Cllr Alex Stafford is an Ealing councillor and former adviser to the Secretary of State for Northern Ireland.
A group of hardworking, family-oriented capitalists with a desire to do well and see their country prosper recently gathered to launch a support group for Zac Goldsmith in his bid to become London mayor. What could be more Conservative?
But this group was mainly comprised of Somalis, a group not usually known for supporting the Conservative Party.
Over the past five years the Conservative Party has made huge leaps in winning support from ethnic minority communities, appealing to a far wider base than ever before. This is borne out in the results last May when around a third of all BAME voters in the UK voted for the Conservatives – the highest ever percentage.
In the South, the Conservatives took 40 per cent of the ethnic minority vote, with Labour only three per cent ahead. Amongst certain minority groups the Conservatives are even out-polling Labour, particularly amongst Sikhs and Hindus.
However, more needs to be done. We are, after all, a One Nation Party. and all peoples are part of this one nation, regardless of race, colour or creed.
No background need be alien to our British way of life or values. However real Conservative support still does not yet reach across all of our communities.
Two of the ethnic minority groups in which the Conservatives poll badly are the Black and Muslim communities. Therefore it is great to see any and all initiatives that are being used to reach out to these communities.
One such initiative was on Wednesday evening with the launch of Conservative Friends of Somalia and the ‘Somalis back Zac’ group.
Organised by Julian Gallant, Chairman of Ealing Conservatives, and Matthew Offord, MP for Hendon, along with the Somali Conservatives headed by Mohammed Ali and Abbas Buralle, the aim was to reach out to the Somali community, to listen to their views, and give them a voice within the Conservative Party.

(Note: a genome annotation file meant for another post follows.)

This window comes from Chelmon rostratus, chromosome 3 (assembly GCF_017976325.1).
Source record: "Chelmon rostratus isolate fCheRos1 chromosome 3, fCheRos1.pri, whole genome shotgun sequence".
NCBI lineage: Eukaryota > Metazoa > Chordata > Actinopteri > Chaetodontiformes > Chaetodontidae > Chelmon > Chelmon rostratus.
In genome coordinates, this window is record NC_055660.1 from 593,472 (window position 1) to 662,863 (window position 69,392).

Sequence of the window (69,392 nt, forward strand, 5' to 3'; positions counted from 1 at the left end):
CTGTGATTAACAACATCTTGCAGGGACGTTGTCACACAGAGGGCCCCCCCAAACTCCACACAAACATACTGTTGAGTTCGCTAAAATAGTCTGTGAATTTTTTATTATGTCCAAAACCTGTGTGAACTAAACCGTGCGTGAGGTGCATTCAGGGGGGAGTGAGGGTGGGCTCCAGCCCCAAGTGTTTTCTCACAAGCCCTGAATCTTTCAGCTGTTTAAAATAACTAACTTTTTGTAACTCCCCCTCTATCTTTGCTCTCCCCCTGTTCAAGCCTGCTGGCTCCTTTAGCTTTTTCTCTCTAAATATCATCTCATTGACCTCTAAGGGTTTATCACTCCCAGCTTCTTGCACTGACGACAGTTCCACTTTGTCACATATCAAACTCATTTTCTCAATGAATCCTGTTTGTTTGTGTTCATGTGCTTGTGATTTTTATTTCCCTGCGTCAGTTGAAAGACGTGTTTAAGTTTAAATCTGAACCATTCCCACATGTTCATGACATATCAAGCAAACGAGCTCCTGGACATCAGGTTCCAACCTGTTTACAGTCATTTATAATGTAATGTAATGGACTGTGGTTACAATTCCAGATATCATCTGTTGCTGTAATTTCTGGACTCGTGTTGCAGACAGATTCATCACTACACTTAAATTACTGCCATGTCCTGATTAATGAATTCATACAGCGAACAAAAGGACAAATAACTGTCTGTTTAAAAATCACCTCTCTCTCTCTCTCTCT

Somalia is an often misunderstood part of the world. Those who have studied or travelled to the beautiful country will find that in parts it is a thriving and forward-looking place. Whilst there are undoubtedly still serious security problems, there are signs that the country is emerging from a hellish few decades.
Many members of the diaspora are returning to start businesses, and for many life is immeasurably better than even only a few years ago. The country comprises both Somaliland in the north and Somalia proper and is making huge strides in shaking off its dated image as a land of pirates and warlords.
The first Somali student in Harvard’s history has just started studying there, and multinational investment from companies such as Coca-Cola has started to return.
Somalis and Somalilanders are a large community in the UK, accounting for up to 150,000 people – or, to put it another way, more than two full parliamentary constituencies.
Since 2010 the Conservative government has addressed several of the Somali community issues head on, including a ban on Khat, and promoting the anti-tribalism movement, steps pushed for by many in the Somali community. The Conservatives listened to the needs of the Somali community and acted.
This is a practical way for the Government to reach out to address specific issues, but there needs to further action to reach the hearts of this community.
Somalis are very much a conservative people, with a small c. There is an emphasis on family, community, self-reliance, charity, hard work, religion and business – all true Conservative values. They should and could be the most enthusiastic supporters of the Conservatives.
It is our duty to engage with this community, and all communities who often feel marginalised from the political system, to show them that their values are also Conservative values.
So the launch of the Conservative Friends of Somalia is a great step in enfranchising a whole community whilst encouraging people to vote for Zac as mayor. We should never be too scared or unwilling to engage any community, as what binds us together is far stronger than what divides us.